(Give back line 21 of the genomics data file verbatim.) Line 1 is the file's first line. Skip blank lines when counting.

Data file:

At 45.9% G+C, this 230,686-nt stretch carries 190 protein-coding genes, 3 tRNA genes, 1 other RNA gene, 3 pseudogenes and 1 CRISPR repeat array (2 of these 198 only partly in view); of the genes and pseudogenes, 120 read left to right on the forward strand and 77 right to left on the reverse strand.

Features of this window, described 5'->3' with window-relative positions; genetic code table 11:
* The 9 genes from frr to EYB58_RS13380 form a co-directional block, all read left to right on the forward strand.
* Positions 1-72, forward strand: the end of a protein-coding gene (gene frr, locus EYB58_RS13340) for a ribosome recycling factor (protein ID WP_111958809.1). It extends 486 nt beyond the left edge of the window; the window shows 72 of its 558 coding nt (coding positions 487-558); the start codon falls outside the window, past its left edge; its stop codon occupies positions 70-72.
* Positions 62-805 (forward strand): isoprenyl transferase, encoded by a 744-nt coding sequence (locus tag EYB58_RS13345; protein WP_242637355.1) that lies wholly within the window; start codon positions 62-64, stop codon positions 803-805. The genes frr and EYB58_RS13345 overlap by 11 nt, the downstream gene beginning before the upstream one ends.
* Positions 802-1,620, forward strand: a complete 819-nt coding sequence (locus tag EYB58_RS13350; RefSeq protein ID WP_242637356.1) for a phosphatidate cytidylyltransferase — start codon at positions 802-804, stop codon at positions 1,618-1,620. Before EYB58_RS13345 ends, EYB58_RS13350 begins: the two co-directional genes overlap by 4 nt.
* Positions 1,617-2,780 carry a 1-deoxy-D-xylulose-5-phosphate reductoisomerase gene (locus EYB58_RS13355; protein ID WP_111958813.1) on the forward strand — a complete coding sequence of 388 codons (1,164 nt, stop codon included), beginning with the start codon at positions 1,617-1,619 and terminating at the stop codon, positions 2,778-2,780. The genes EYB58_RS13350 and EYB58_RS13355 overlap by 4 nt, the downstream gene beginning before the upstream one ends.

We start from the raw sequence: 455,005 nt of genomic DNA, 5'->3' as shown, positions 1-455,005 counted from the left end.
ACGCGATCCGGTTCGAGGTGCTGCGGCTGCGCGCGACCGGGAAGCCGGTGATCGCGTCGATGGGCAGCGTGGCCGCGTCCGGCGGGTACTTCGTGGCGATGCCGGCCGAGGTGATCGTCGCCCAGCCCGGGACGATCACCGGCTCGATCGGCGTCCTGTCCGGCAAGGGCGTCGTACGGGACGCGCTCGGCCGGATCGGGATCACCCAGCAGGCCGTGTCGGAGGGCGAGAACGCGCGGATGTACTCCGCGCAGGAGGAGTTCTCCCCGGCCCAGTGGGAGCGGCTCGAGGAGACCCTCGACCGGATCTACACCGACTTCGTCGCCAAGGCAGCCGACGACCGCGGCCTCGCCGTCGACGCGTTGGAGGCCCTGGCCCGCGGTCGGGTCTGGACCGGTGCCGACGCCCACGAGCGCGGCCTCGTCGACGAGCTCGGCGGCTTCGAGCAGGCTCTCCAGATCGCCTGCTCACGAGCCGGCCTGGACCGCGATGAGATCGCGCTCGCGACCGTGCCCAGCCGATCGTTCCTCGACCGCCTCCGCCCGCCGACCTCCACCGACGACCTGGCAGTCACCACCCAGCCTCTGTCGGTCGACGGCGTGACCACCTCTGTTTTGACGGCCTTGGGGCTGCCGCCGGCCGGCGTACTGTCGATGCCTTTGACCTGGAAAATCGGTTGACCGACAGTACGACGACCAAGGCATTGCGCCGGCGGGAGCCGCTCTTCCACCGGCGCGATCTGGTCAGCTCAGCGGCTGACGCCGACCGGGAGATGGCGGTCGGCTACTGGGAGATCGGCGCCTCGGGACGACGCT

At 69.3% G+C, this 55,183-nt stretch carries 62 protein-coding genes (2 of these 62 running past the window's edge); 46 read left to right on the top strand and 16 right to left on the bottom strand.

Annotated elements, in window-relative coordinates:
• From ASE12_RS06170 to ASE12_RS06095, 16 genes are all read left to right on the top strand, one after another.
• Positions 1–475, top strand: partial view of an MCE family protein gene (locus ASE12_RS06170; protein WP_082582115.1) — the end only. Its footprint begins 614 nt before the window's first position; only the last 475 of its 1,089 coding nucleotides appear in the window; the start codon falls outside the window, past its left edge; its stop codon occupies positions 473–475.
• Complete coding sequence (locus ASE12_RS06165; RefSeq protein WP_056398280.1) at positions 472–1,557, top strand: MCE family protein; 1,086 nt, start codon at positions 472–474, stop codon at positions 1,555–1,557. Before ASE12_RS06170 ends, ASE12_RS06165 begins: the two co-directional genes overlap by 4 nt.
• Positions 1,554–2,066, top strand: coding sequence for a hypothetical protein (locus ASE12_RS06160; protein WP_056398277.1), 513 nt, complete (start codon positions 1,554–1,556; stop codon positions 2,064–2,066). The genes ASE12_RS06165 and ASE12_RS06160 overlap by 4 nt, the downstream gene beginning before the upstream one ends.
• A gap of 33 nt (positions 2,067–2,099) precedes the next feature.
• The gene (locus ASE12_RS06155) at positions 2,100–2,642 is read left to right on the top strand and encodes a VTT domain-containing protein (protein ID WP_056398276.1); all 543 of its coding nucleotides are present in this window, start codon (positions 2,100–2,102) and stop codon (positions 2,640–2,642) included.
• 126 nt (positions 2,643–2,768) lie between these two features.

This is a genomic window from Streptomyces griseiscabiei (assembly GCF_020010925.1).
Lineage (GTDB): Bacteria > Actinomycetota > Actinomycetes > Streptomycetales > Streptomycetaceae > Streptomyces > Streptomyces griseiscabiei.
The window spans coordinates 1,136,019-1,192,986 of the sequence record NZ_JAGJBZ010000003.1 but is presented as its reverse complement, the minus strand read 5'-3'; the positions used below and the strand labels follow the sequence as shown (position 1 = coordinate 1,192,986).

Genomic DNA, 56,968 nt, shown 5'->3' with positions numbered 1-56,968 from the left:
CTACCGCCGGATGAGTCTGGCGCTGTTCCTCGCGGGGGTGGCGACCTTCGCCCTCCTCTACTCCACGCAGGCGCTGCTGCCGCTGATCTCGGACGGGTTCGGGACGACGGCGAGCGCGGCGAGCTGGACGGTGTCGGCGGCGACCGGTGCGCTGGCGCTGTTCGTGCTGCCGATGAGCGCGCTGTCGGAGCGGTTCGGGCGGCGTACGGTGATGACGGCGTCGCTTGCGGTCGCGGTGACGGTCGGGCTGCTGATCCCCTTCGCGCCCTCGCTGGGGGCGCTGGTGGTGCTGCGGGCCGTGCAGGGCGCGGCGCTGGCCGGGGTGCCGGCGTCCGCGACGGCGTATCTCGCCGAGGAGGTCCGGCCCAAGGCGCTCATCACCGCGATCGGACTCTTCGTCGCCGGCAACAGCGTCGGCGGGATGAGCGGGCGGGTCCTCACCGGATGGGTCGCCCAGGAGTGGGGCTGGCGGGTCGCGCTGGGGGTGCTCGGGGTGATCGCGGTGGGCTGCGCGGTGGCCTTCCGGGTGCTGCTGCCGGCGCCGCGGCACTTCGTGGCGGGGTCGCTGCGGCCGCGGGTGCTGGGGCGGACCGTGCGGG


The window spans coordinates 1,136,019-1,192,986 of the sequence record NZ_JAGJBZ010000003.1 but is presented as its reverse complement, the minus strand read 5'-3'; the positions used below and the strand labels follow the sequence as shown (position 1 = coordinate 1,192,986).